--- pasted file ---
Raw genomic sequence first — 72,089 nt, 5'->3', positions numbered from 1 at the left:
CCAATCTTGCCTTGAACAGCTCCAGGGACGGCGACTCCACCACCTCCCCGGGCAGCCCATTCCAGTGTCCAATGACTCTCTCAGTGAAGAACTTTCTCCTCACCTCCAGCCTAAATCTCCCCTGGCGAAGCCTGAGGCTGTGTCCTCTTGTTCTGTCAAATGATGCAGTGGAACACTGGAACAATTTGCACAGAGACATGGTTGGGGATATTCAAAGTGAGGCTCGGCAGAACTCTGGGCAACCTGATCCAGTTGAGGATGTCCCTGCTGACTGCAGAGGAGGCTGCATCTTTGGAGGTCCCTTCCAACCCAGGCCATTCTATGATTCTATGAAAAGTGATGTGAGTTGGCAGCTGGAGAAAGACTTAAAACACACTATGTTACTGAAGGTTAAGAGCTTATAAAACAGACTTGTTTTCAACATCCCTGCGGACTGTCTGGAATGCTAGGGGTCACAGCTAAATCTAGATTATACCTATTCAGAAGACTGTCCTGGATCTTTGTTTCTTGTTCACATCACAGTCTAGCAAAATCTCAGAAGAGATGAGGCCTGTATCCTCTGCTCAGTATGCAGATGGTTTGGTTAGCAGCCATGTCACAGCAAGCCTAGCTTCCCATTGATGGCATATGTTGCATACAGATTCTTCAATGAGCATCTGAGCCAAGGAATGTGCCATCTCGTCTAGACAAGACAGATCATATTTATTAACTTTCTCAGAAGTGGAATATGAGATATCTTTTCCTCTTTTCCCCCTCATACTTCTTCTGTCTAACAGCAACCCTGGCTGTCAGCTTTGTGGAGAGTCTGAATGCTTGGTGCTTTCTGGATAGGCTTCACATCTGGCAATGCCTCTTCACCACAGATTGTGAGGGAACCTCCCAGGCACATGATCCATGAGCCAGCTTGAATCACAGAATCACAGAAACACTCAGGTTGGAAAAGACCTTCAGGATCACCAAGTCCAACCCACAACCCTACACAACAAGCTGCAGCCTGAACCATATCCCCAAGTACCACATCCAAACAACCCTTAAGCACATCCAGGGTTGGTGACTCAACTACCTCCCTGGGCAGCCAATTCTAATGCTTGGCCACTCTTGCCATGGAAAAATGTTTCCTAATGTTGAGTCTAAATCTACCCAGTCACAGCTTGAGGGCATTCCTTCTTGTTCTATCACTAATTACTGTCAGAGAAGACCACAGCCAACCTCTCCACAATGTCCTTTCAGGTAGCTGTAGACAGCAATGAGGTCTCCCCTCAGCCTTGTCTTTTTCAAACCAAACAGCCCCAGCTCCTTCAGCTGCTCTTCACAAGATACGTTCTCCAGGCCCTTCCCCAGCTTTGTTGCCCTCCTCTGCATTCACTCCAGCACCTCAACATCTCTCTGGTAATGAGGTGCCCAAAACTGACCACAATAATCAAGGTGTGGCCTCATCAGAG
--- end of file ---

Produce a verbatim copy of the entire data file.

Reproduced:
Raw genomic sequence first — 72,089 nt, 5'->3', positions numbered from 1 at the left:
CCAATCTTGCCTTGAACAGCTCCAGGGACGGCGACTCCACCACCTCCCCGGGCAGCCCATTCCAGTGTCCAATGACTCTCTCAGTGAAGAACTTTCTCCTCACCTCCAGCCTAAATCTCCCCTGGCGAAGCCTGAGGCTGTGTCCTCTTGTTCTGTCAAATGATGCAGTGGAACACTGGAACAATTTGCACAGAGACATGGTTGGGGATATTCAAAGTGAGGCTCGGCAGAACTCTGGGCAACCTGATCCAGTTGAGGATGTCCCTGCTGACTGCAGAGGAGGCTGCATCTTTGGAGGTCCCTTCCAACCCAGGCCATTCTATGATTCTATGAAAAGTGATGTGAGTTGGCAGCTGGAGAAAGACTTAAAACACACTATGTTACTGAAGGTTAAGAGCTTATAAAACAGACTTGTTTTCAACATCCCTGCGGACTGTCTGGAATGCTAGGGGTCACAGCTAAATCTAGATTATACCTATTCAGAAGACTGTCCTGGATCTTTGTTTCTTGTTCACATCACAGTCTAGCAAAATCTCAGAAGAGATGAGGCCTGTATCCTCTGCTCAGTATGCAGATGGTTTGGTTAGCAGCCATGTCACAGCAAGCCTAGCTTCCCATTGATGGCATATGTTGCATACAGATTCTTCAATGAGCATCTGAGCCAAGGAATGTGCCATCTCGTCTAGACAAGACAGATCATATTTATTAACTTTCTCAGAAGTGGAATATGAGATATCTTTTCCTCTTTTCCCCCTCATACTTCTTCTGTCTAACAGCAACCCTGGCTGTCAGCTTTGTGGAGAGTCTGAATGCTTGGTGCTTTCTGGATAGGCTTCACATCTGGCAATGCCTCTTCACCACAGATTGTGAGGGAACCTCCCAGGCACATGATCCATGAGCCAGCTTGAATCACAGAATCACAGAAACACTCAGGTTGGAAAAGACCTTCAGGATCACCAAGTCCAACCCACAACCCTACACAACAAGCTGCAGCCTGAACCATATCCCCAAGTACCACATCCAAACAACCCTTAAGCACATCCAGGGTTGGTGACTCAACTACCTCCCTGGGCAGCCAATTCTAATGCTTGGCCACTCTTGCCATGGAAAAATGTTTCCTAATGTTGAGTCTAAATCTACCCAGTCACAGCTTGAGGGCATTCCTTCTTGTTCTATCACTAATTACTGTCAGAGAAGACCACAGCCAACCTCTCCACAATGTCCTTTCAGGTAGCTGTAGACAGCAATGAGGTCTCCCCTCAGCCTTGTCTTTTTCAAACCAAACAGCCCCAGCTCCTTCAGCTGCTCTTCACAAGATACGTTCTCCAGGCCCTTCCCCAGCTTTGTTGCCCTCCTCTGCATTCACTCCAGCACCTCAACATCTCTCTGGTAATGAGGTGCCCAAAACTGACCACAATAATCAAGGTGTGGCCTCATCAGAG